The vineyards of Chile and Argentina run like a green ribbon all along the white, snow-capped Andean mountains.
Grapes hang in blue-black clusters beside Uruguay's great Rio de la Plata estuary and flourish in Brazil's Rio Grande do Sul province. Green bunches of Sauvignon Blanc grow in Peru's Tacama valley. South America is the land of the vine, putting down deep roots wherever the Conquistadors planted it.
But it’s to Chile and Argentina that we look for our wines, for in the past twenty years they have been transformed from rustic and oxidised to vibrant and fruit-filled. Names like Concha y Toro and Valdivieso in Chile and Catena in Argentina have spearheaded a revolution to give us the Merlot and Malbec that we love today. These same families reach back into the 19th century when European immigrants brought bundles of canes and simply stuck them into the fertile soil and watched them grow. Now these old estates have grown as rapidly as the vines and you can visit their traditional haciendas and bodegas to taste the very essence of Latin America.
The great estate of Errazuriz which spreads all along Chile's Aconcagua valley and Nicolas Catena's famed Zapata winery that rises from Argentina's fertile Mendoza province are neighbours, divided by the soaring 20,000-foot mass of the Andes. These same mountains irrigate the vines in both Mendoza and Aconcagua. The snow water runs along channels cut deep into the mountain centuries ago by the Incas in Chile and the Huarpes in Argentina.
Caught between the coastal range of mountains that fringe the Pacific and the great spine of the Andes, Chile's vineyards stretch like green fingers as they follow the rivers that cross the country's great Central Valley. The rivers give their names to the vineyards that cluster around them from the Rio Maipó below Santiago to the Rio Maule in the south. The Chilean capital of Santiago is itself fringed with vineyards that form a thick, green necklace around the city. Here you will find the Vinã Cousiño Macul, founded in 1856. You can spend an afternoon touring the estate and then watch the sun set beyond the winery's great lagoon, as you sip a glass of Cabernet Sauvignon that glints like liquid garnets in the last rays of the sun.
Travel south along the Pan American highway to the great vineyards of Concha y Toro at the head of the Maipó valley. You can visit the elegant 19th-century hacienda which sits in the town of Pirque and take a tour of its catacomb-like cellars. Try, if you can, a glass of Almaviva, that has all the subtle qualities of a great Bordeaux. It is hardly surprising since the wine is the result of a joint venture between the Concha y Toro family and Philippe de Rothschild.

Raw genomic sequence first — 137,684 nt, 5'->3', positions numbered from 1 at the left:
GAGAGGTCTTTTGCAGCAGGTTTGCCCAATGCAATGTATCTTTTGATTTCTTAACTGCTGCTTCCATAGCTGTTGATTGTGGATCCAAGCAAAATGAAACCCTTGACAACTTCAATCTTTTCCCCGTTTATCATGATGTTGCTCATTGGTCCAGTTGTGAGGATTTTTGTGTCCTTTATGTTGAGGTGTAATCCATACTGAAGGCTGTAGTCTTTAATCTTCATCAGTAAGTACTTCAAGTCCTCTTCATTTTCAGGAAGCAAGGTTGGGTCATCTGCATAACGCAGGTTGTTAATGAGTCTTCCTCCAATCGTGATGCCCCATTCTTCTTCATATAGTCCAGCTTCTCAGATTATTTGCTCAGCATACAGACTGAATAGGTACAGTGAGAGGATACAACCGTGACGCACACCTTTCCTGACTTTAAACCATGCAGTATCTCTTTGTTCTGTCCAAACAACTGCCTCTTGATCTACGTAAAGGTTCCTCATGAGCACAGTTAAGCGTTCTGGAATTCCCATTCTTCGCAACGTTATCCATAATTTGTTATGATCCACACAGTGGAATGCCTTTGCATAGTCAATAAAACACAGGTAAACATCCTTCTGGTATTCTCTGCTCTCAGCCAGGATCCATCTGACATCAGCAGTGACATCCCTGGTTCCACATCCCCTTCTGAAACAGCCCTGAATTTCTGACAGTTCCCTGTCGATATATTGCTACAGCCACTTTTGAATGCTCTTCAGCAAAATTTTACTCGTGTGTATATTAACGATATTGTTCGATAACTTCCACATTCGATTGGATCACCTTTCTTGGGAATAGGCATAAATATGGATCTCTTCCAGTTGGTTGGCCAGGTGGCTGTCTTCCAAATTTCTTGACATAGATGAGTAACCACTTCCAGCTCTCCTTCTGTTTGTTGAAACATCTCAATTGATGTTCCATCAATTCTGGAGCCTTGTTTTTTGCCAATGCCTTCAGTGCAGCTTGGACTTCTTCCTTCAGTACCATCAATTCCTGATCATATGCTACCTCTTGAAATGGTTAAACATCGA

Argentina's vineyards lie in the rain shadow of the Andes stretching from the heartland of Mendoza to Patagonia in the south and the farflung north-western province of Salta. In Mendoza you will find Norton's gracious old bodega sitting alongside a modern winery and tasting room. Try the Privada Estate Reserve for its intense and lingering flavours of black fruit as you look out at the frieze of white peaks beyond the vines.
The Catena Zapata winery is half an hour and a world away from the turn of the century charm of Norton. It is built in the shape of a Mayan pyramid as Nicolas Catena's homage to the country he loves (Mexico), and the wines that you will taste here such as his dense, spicy Malbecs are amongst the finest in the country.
Go, if you can, to the wild valleys that lie to the north of the pretty, provincial capital of Salta where the Gauchos ride through forests of candelabra cacti. Drive through canyons of rose-red rock to the wide and beautiful valley of Cafayate, where the rambling, whitewashed bodega of San Michelle lies before you surrounded by vines. Try to stay the night, for the old, Spanish style house is very beautiful and San Michelle's wines are renowned. Here you will find white wine made from the Torrontes grape whose subtle rose perfume pervades the air.
On the mountain slopes overlooking San Michelle is the vineyard of Yakuchoya. Here, 100 year old vines, twisted and gnarled by time produce some of the country's most concentrated wines under the label of Don Pedro. Come here, to Yakuchoya itself, to try them for these lesser known wines are some of the very best in all of South America.
By Carolle Doyle, Freelance Journalist.
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